Why Phyllis Rode Aristotle Around Like a Horse

May 17, 2023 0 comments

In the Metropolitan Museum of Art in New York, there is a bronze aquamanile, or water jug, dating from the late 14th or early 15th century. The aquamanile depicts a woman riding an older man, with the old man on all his fours and the woman sitting on his back. With her right hand, she is grabbing a lock of hair on the old man’s head. The woman in the sculpture is identified as Phyllis, and the old man is none other than the great Greek philosopher Aristotle. But how did Aristotle, one of the greatest thinkers of Classical antiquity, end up dominated and ridden like a horse?

An aquamanile in the form of Aristotle and Phyllis. Photo: The Metropolitan Museum of Art

According to this little-known tale, one of Aristotle’s favorite pupil, Alexander the Great, was smitten by a beautiful young woman named Phyllis. Aristotle, concerned that Alexander’s love for Phyllis was distracting him from his kingly duties, cautioned him and advised him to spend less time with the woman. In some versions of the story, Phyllis is the mistress of Alexander’s father, while in others she is Alexander’s lover.

Phyllis was hurt when Alexander began to shun her and became upset at Aristotle when she heard that it was the old man who had encouraged Alexander to do so. To exact revenge, Phyllis started flirting with Aristotle beguiling the old philosopher with her beauty. At last, unable to suppress his carnal desire, Aristotle begged Phyllis to spend a night together, to which Phyllis responded, “Certainly, but on one condition.”.

Phyllis demanded that Aristotle put on a saddle and bridle, and carry her around the garden like a horse. Meanwhile, Phyllis secretly told Alexander to be on a lookout over the garden. When Alexander saw his dignified old tutor crawling over the palace grounds with a bit in his mouth and Phyllis on his back brandishing a whip, he was shocked. He confronted his teacher, who sheepishly excused himself saying: “If thus it happened to me, an old man most wise, that I was deceived by a woman, you can see that I taught you well, that it could happen to you, a young man.”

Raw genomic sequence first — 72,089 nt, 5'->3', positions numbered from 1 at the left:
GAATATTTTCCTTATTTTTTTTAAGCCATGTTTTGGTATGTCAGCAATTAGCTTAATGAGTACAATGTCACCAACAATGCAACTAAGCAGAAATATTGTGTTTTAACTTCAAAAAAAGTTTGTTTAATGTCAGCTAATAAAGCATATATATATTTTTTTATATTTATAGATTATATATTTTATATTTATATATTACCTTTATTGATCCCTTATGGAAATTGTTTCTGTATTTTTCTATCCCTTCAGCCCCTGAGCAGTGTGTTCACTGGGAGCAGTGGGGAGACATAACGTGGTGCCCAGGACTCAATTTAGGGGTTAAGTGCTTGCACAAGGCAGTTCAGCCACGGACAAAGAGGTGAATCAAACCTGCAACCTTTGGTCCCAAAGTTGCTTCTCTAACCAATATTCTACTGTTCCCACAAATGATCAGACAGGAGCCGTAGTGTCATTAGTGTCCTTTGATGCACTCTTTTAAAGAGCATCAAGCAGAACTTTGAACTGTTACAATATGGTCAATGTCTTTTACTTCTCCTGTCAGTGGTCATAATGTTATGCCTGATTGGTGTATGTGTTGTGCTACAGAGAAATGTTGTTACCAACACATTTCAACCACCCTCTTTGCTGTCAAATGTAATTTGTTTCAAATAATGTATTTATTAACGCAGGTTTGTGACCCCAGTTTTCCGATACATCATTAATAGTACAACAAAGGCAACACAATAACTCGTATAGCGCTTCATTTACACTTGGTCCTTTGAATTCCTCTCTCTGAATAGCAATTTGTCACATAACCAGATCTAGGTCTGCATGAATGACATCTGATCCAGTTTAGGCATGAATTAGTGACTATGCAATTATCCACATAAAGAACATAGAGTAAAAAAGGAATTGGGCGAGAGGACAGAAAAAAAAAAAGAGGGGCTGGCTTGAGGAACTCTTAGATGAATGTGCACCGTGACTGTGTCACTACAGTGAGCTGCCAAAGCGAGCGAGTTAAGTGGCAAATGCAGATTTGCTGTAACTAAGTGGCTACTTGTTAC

Aristotle and Phyllis, circa 1485. Image credit: Wikimedia

The story of Phyllis and Aristotle was immensely popular in the middle ages. Scenes from the story, especially the humiliating domination of Aristotle, was painted, carved and chiseled on all manner of objects, from church benches to marble columns to ivory boxes. This cautionary tale is an example of the ‘Power of Women’ trope, where wise and powerful men were depicted vanquished by women. Similar tales ridiculing learned men and depicting female figures being victorious over their male counterparts are found endlessly in medieval iconography and literature. In one example, the Roman poet Virgil became enamored of a beautiful woman called Lucretia, sometimes described as the emperor's daughter or mistress. She played him along and agreed to an rendezvous at her house. Virgil sneaked into at night and climbed into a large wicker basket that Lucretia lowered from a window so he could be lifted up to her room. But she hoisted the basket just halfway up the wall, leaving Virgil trapped and exposed to public mockery the following morning.

These stories became wildly popular in the 15th and 16th centuries when many women were rising in power across Europe. The ability of influential women to overturn accepted social and cultural norms caused dread and concern among citizens. Such concerns in turn may have reinforced anxieties about witchcraft, whose belief was prevalent across Europe.

Phyllis and Aristotle, circa 1500. Image credit: Wikimedia

Aristotle and Phyllis, circa 1515. Image credit: Wikimedia

Phyllis and Aristotle, circa 1530. Image credit: Wikimedia

Amelia Soth weighs in about the Phyllis and Aristotle topos:

The “Power of Women” trope was a reflection of the fears and anxieties of a contradictory time. It was an era in which the belief that women were inherently inferior collided with the reality of female rulers, such as Queen Elizabeth, Mary Tudor, Mary, Queen of Scots, Queen Catherine of Portugal, and the archduchesses of the Netherlands, dominating the European scene. To many, the idea of a woman in power seemed unnatural, a reflection of a topsy-turvy universe. [...] Yet the image remains ambiguous. Its popularity cannot be explained simply by misogyny and distrust of female power, because in its inclusion on love-tokens and in bawdy songs there is an element of delight in the unexpected reversal, the transformation of sage into beast of burden.

The story of Phyllis and Aristotle is an edifying tale, but did it really happen? Of course not. The story was a medieval invention and has no connection to the historical Aristotle. It was circulated by a 13th century cleric named Jacques de Vitry, and in the following centuries, the imagery appeared countless number of times in many variations and in diverse places.

“We can easily explain the enduring relevance of the Phyllis on Aristotle motif as just the perennial male anxiety about powerful women,” writes Darin Hayton. “There is, no doubt, considerable truth to that explanation, but it doesn’t help us understand why this particular story of women upending society and more specifically this particular visual trope remained popular. Whatever the reason, the ever youthful and attractive Phyllis was still riding around on Aristotle more than 400 years after overcoming the old philosopher.”


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